With all the doom and gloom already around at the moment, you might wonder why some have spent most of their weekends watching the new season of Sunderland ‘Til I Die on Netflix.
While Sunderland’s exploits on the pitch in recent years have been utterly depressing, the first season of the show was captivating. This one also, wasn’t disappointing.
The ownership of the club has changed, so this season focuses on a whole new cast of characters. Gone is Martin Bain with his early morning swims and cryotherapy sessions, in comes a new group with fresh ideas.
Leading this group is Stewart Donald, an English businessman from Oxford. Much of his time is spent studying accounts trying to cut costs at a club that has been living way beyond its means.
“The view is that Cattermole will be tough to shift,” Donald says on the phone while nervously pacing around his office in a particularly memorable scene.
Throughout the entire series though, Donald’s passion and love for football shines through. He stands on the away terraces amongst the Sunderland fans, luxuriating in the fact he owns one of the biggest football clubs in England.
But this passion and love for football got the better of him when he panic bought Will Grigg a matter of minutes before the January transfer window “slammed shut” in one of the tensest scenes of the series.
The other dominant character is the public relations consultant, Charlie Methven. He grew up in rural Oxfordshire and went to Eton College. He then went on to read Theology at Exeter College, Oxford. Not exactly a natural fit for the north-east of England you might say.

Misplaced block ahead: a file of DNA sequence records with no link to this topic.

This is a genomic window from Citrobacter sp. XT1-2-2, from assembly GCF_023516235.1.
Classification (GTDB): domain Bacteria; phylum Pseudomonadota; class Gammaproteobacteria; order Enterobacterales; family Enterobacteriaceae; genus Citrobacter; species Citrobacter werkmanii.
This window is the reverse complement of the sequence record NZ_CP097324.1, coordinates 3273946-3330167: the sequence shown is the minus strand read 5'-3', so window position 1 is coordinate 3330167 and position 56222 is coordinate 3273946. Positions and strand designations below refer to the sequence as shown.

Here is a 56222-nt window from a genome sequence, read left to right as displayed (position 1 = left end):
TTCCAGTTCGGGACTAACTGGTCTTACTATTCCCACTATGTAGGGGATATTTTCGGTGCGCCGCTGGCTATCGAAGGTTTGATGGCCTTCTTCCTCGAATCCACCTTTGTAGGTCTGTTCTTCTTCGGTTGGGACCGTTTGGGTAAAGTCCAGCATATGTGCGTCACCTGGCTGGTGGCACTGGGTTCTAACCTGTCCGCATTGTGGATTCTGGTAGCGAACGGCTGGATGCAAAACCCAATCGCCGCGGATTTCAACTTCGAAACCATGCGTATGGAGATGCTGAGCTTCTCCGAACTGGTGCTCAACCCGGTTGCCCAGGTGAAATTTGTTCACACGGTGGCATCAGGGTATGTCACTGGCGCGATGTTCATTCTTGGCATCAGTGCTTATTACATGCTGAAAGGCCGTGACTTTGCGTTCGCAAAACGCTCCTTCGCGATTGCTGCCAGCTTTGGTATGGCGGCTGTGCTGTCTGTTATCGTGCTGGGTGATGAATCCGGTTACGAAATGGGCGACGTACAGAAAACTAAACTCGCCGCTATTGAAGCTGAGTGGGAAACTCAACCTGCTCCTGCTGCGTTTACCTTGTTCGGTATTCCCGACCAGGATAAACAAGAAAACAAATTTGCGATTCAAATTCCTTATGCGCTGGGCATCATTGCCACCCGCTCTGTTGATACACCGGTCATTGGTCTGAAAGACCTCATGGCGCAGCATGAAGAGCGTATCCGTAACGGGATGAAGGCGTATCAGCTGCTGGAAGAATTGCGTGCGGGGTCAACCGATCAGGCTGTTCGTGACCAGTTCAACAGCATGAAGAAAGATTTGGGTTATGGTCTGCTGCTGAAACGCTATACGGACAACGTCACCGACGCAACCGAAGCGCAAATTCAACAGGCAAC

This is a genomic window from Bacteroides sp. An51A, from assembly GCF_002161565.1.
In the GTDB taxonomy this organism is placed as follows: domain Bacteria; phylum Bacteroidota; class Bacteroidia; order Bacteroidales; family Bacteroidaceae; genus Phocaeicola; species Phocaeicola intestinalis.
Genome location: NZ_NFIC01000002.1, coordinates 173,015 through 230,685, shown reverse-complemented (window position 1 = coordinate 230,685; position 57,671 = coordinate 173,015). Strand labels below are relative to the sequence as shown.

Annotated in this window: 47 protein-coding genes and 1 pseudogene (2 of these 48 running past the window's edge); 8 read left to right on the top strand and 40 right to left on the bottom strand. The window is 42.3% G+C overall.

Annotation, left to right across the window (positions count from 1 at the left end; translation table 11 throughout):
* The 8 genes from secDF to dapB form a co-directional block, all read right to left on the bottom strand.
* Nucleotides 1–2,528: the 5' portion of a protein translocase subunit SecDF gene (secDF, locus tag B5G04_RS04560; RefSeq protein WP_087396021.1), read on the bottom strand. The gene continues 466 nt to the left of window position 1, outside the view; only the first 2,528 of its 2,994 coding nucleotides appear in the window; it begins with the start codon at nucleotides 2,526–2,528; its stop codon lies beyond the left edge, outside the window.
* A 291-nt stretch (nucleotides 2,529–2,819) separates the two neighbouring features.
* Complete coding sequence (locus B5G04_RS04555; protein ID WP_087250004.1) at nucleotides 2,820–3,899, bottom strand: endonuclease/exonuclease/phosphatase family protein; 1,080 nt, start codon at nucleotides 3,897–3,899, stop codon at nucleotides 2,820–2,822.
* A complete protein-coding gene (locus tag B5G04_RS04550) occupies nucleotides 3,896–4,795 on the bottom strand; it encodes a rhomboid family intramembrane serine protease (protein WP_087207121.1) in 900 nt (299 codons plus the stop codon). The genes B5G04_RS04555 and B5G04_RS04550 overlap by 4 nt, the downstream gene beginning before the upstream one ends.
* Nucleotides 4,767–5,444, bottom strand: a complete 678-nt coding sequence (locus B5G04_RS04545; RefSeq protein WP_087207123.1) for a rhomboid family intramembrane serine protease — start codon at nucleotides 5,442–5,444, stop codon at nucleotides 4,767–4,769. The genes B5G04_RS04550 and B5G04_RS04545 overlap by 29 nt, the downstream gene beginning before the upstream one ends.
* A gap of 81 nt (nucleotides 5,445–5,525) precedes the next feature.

Perhaps conscious of this, Methven goes out of his way to try to mingle with fans. He holds a town hall event and sips a pint of lager as he chats with fans.
Methven wants to make changes and he will take on anyone who gets in his way. For example, he insists on changing the walkout music to create a better atmosphere. He wants the Stadium of Light to be like an ‘Ibiza Rave’ before kickoff.
Methven has a series of uncomfortable encounters with other members of staff throughout the series. I think it’s fair to say he doesn’t emerge in a very positive light.
You’ll notice that I haven’t mentioned any players or coaches yet and that’s because they don’t feature that prominently. It is a football documentary that’s not really about football (on the pitch at least).
It’s about a group of businessmen trying to restructure and revitalise a business and it’s about the city of Sunderland and its people.
Whether it be the cab driver or the war veteran, each fan that is featured has their own story to tell. The importance of the football club to the community becomes crystal clear through these stories.
Sunderland is one of the poorest cities in England but this documentary shows the strength of the community. The scenes of over 30,000 fans going down to Wembley to see their team are really special as it shows how the club brings people together.
Image Credit: Sunderland A.F.C